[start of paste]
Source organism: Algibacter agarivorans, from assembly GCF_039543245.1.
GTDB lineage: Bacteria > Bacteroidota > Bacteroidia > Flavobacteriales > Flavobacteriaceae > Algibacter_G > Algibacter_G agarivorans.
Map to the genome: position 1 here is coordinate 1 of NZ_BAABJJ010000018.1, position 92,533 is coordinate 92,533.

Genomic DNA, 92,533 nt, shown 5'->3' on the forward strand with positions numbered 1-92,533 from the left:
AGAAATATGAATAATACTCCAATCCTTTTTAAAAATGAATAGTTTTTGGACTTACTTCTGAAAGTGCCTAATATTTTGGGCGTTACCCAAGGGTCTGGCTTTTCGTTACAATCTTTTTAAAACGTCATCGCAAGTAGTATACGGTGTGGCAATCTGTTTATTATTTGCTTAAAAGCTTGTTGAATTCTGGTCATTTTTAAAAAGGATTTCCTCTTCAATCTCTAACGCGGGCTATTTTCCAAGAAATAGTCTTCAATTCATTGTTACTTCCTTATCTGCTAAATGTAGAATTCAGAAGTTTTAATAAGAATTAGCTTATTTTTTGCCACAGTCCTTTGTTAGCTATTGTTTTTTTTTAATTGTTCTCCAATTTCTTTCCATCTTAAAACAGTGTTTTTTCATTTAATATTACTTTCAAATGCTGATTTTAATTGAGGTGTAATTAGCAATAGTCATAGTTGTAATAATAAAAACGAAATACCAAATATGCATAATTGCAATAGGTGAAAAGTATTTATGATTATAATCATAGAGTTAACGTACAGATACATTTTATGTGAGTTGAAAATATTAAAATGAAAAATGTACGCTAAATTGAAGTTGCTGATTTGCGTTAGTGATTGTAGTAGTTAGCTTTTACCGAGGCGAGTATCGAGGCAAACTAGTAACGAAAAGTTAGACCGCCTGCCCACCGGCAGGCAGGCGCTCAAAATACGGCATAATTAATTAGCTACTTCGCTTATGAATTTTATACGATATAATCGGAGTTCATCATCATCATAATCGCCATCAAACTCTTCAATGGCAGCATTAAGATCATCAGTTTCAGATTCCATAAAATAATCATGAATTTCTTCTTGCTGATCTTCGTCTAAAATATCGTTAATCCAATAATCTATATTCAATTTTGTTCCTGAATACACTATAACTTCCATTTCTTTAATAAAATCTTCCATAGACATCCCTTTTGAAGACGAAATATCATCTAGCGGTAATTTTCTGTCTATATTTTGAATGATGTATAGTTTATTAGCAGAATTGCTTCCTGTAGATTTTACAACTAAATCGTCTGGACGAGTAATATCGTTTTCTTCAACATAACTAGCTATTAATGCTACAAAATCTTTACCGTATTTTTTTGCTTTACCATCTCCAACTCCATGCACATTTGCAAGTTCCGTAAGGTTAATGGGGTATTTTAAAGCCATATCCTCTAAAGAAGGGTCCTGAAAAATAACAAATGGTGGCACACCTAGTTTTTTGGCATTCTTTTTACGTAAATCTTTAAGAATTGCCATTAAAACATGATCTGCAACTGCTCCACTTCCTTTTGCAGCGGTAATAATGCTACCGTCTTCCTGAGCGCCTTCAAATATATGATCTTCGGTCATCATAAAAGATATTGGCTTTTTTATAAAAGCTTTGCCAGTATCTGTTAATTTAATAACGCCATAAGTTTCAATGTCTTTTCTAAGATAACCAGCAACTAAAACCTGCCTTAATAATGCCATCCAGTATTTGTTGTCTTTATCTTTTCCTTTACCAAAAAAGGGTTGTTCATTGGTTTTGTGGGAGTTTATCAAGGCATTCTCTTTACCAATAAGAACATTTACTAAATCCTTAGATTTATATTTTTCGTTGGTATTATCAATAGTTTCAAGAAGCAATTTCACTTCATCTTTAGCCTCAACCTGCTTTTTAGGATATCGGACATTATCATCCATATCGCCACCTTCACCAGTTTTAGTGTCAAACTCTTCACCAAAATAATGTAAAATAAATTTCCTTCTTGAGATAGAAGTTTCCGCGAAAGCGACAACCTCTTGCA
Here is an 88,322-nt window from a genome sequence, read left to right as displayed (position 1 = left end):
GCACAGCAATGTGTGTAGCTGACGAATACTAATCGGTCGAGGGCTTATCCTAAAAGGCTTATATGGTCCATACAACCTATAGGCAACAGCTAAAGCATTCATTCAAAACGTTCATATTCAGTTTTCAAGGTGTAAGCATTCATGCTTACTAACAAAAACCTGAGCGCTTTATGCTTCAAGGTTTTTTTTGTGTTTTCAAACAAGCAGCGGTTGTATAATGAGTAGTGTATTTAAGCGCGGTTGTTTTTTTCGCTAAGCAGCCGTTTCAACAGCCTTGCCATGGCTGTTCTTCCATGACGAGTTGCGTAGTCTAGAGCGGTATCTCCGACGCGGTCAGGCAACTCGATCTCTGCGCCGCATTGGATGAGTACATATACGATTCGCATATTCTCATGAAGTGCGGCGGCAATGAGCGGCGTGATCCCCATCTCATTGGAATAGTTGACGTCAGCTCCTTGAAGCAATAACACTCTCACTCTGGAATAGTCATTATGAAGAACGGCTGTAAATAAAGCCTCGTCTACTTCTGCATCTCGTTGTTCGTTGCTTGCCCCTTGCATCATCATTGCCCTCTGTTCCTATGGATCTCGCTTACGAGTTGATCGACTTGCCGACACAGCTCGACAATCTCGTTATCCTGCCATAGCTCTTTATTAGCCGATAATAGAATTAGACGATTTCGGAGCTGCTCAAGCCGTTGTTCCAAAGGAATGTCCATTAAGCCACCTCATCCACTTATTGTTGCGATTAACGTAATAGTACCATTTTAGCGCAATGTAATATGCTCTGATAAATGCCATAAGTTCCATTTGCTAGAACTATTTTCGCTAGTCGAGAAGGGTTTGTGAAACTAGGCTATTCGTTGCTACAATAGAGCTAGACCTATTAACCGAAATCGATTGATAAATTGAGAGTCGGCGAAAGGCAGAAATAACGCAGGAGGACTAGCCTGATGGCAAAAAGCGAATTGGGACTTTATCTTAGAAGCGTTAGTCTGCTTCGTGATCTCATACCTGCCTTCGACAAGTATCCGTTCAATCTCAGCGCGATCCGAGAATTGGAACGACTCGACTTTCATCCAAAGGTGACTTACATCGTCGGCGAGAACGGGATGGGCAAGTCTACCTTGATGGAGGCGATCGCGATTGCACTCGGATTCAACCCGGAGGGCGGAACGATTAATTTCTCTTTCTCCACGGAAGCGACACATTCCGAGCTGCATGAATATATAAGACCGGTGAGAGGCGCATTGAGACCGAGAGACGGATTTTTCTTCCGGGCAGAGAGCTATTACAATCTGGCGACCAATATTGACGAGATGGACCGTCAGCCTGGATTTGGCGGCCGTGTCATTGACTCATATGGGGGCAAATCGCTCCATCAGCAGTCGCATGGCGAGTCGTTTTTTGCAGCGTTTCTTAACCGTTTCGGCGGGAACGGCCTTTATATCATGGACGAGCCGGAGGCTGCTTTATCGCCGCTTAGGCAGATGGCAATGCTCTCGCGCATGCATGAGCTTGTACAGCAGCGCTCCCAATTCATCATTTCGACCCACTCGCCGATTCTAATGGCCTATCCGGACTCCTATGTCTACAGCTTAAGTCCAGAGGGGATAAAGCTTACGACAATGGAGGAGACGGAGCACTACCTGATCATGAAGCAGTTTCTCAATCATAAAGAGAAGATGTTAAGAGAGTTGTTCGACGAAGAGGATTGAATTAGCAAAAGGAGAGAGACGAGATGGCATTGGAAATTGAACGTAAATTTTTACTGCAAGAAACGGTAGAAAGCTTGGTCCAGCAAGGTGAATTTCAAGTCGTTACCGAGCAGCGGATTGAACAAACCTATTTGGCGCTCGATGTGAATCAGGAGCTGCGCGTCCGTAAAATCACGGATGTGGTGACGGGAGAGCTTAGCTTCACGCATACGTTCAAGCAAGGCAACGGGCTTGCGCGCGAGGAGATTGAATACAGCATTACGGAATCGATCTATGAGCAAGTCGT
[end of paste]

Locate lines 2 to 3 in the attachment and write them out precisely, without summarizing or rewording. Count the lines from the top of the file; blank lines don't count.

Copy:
GTDB lineage: Bacteria > Bacteroidota > Bacteroidia > Flavobacteriales > Flavobacteriaceae > Algibacter_G > Algibacter_G agarivorans.
Map to the genome: position 1 here is coordinate 1 of NZ_BAABJJ010000018.1, position 92,533 is coordinate 92,533.